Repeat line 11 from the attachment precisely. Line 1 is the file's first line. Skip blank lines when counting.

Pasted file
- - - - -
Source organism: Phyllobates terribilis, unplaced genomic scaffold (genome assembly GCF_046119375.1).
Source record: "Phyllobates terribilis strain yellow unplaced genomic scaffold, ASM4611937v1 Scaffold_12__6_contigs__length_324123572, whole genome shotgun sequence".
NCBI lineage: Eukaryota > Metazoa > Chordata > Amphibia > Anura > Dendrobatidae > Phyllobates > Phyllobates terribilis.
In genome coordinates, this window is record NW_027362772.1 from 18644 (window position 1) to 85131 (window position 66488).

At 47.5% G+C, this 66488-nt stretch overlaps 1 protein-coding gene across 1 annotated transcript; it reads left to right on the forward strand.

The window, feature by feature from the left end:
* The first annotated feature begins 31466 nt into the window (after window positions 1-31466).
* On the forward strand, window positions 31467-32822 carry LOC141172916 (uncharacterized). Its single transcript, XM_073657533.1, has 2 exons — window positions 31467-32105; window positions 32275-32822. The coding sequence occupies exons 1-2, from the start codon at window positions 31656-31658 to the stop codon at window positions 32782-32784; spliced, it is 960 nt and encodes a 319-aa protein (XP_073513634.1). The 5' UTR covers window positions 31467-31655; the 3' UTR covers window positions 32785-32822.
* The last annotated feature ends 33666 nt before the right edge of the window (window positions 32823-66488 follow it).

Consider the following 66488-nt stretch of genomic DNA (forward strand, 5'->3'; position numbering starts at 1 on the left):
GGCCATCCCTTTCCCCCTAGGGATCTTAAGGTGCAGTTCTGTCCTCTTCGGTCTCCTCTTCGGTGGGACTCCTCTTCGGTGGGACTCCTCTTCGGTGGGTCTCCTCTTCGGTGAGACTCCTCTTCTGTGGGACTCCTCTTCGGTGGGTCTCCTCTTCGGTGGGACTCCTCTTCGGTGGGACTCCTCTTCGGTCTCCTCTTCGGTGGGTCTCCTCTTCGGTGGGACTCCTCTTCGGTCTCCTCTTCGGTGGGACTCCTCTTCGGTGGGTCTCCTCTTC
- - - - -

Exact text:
GGCCATCCCTTTCCCCCTAGGGATCTTAAGGTGCAGTTCTGTCCTCTTCGGTCTCCTCTTCGGTGGGACTCCTCTTCGGTGGGACTCCTCTTCGGTGGGTCTCCTCTTCGGTGAGACTCCTCTTCTGTGGGACTCCTCTTCGGTGGGTCTCCTCTTCGGTGGGACTCCTCTTCGGTGGGACTCCTCTTCGGTCTCCTCTTCGGTGGGTCTCCTCTTCGGTGGGACTCCTCTTCGGTCTCCTCTTCGGTGGGACTCCTCTTCGGTGGGTCTCCTCTTC